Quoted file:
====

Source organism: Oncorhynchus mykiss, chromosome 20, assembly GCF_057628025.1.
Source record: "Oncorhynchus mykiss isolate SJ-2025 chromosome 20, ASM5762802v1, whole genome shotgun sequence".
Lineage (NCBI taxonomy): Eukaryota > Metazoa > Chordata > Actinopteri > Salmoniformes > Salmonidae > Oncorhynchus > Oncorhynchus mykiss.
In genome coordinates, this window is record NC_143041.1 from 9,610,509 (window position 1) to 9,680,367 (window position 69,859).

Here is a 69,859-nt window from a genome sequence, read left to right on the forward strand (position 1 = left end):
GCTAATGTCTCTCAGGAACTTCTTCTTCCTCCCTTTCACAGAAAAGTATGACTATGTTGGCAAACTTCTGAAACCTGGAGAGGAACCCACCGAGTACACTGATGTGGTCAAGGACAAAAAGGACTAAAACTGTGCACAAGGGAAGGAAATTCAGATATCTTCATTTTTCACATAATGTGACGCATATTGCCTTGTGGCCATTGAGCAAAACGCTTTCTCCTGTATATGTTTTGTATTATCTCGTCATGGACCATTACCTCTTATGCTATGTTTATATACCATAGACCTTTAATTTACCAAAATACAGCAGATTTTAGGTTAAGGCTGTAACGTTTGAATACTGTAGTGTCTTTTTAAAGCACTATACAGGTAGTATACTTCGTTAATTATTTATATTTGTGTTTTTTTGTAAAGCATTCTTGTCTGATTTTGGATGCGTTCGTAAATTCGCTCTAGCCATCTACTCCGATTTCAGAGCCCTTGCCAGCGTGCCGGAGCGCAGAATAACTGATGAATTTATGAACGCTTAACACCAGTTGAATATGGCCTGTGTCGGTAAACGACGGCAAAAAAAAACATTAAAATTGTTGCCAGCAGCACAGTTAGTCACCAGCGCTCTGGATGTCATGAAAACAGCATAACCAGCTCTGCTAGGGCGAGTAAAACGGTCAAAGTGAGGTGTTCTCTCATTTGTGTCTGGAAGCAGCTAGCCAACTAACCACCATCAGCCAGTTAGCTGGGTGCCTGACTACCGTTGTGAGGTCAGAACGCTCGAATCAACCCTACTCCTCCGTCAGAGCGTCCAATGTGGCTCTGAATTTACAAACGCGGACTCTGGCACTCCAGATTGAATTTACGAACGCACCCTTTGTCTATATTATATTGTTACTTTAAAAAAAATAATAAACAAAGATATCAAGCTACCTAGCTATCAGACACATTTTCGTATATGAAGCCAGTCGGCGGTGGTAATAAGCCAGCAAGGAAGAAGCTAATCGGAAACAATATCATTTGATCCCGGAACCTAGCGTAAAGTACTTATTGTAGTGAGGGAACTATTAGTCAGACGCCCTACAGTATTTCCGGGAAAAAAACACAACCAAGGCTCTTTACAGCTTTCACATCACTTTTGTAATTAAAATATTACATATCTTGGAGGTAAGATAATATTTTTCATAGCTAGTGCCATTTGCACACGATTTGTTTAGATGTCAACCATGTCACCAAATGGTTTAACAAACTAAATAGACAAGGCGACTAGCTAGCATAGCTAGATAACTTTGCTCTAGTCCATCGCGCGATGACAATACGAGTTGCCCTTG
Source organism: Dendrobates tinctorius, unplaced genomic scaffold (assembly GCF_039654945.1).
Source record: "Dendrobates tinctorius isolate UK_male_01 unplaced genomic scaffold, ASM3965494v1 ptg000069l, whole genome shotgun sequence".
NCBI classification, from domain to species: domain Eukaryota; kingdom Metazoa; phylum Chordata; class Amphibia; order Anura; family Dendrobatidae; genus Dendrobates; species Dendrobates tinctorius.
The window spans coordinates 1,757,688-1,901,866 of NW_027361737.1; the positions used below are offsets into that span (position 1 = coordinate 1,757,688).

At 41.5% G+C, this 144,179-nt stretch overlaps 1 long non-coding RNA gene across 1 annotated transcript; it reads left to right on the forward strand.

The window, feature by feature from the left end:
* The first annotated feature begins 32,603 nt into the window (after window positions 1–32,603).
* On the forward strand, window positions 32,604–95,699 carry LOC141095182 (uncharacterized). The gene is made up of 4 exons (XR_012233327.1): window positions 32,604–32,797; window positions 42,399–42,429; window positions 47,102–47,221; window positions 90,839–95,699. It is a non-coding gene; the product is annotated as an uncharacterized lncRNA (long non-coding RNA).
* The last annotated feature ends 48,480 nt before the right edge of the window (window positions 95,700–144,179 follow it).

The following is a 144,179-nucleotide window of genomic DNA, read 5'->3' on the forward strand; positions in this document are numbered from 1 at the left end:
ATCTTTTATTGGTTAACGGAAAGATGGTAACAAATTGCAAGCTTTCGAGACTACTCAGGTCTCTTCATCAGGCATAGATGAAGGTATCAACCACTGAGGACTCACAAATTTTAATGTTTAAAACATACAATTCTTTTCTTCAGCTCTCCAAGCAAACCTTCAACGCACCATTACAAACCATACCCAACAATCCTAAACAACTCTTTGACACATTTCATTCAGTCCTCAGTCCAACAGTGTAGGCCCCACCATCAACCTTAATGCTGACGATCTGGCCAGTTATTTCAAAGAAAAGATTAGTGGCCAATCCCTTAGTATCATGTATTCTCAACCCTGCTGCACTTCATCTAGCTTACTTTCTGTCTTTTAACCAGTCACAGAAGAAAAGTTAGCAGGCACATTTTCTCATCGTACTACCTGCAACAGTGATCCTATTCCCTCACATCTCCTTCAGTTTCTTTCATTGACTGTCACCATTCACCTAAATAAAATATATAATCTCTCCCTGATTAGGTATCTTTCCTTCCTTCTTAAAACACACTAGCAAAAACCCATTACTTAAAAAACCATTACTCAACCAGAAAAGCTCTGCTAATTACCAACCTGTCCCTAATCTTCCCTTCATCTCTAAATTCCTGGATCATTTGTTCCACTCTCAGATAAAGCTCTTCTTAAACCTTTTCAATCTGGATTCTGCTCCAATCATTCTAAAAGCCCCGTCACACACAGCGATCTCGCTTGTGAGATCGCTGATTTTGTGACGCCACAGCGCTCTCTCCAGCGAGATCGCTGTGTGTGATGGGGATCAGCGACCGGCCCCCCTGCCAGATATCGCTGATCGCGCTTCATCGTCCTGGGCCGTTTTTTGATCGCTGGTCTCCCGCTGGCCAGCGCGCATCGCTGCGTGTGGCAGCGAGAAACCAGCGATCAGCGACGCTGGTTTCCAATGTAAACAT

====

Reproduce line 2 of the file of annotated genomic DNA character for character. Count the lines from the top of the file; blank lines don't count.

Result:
Source record: "Oncorhynchus mykiss isolate SJ-2025 chromosome 20, ASM5762802v1, whole genome shotgun sequence".